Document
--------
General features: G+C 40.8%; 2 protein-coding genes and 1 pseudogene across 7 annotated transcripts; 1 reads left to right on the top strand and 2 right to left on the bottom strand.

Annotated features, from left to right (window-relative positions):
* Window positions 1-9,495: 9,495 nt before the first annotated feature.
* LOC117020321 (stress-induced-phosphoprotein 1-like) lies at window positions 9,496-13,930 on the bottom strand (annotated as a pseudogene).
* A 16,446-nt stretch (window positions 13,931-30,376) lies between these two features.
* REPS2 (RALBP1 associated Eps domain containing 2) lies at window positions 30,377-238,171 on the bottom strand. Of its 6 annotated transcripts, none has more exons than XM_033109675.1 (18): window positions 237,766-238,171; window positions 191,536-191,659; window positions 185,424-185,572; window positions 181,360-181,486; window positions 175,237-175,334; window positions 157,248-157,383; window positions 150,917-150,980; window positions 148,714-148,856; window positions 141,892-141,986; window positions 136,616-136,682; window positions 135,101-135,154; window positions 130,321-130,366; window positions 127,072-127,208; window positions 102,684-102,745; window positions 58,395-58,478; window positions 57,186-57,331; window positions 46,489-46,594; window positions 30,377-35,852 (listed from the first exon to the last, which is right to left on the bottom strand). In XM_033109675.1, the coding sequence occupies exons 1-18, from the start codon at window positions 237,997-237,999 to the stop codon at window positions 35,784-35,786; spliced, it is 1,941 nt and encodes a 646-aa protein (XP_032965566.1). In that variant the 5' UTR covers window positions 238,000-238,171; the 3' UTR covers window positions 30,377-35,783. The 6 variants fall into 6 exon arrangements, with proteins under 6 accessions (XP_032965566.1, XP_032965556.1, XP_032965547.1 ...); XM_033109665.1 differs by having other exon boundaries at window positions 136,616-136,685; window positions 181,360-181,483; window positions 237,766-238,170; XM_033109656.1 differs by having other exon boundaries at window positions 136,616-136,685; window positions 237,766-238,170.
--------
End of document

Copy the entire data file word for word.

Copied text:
General features: G+C 40.8%; 2 protein-coding genes and 1 pseudogene across 7 annotated transcripts; 1 reads left to right on the top strand and 2 right to left on the bottom strand.

Annotated features, from left to right (window-relative positions):
* Window positions 1-9,495: 9,495 nt before the first annotated feature.
* LOC117020321 (stress-induced-phosphoprotein 1-like) lies at window positions 9,496-13,930 on the bottom strand (annotated as a pseudogene).
* A 16,446-nt stretch (window positions 13,931-30,376) lies between these two features.
* REPS2 (RALBP1 associated Eps domain containing 2) lies at window positions 30,377-238,171 on the bottom strand. Of its 6 annotated transcripts, none has more exons than XM_033109675.1 (18): window positions 237,766-238,171; window positions 191,536-191,659; window positions 185,424-185,572; window positions 181,360-181,486; window positions 175,237-175,334; window positions 157,248-157,383; window positions 150,917-150,980; window positions 148,714-148,856; window positions 141,892-141,986; window positions 136,616-136,682; window positions 135,101-135,154; window positions 130,321-130,366; window positions 127,072-127,208; window positions 102,684-102,745; window positions 58,395-58,478; window positions 57,186-57,331; window positions 46,489-46,594; window positions 30,377-35,852 (listed from the first exon to the last, which is right to left on the bottom strand). In XM_033109675.1, the coding sequence occupies exons 1-18, from the start codon at window positions 237,997-237,999 to the stop codon at window positions 35,784-35,786; spliced, it is 1,941 nt and encodes a 646-aa protein (XP_032965566.1). In that variant the 5' UTR covers window positions 238,000-238,171; the 3' UTR covers window positions 30,377-35,783. The 6 variants fall into 6 exon arrangements, with proteins under 6 accessions (XP_032965566.1, XP_032965556.1, XP_032965547.1 ...); XM_033109665.1 differs by having other exon boundaries at window positions 136,616-136,685; window positions 181,360-181,483; window positions 237,766-238,170; XM_033109656.1 differs by having other exon boundaries at window positions 136,616-136,685; window positions 237,766-238,170.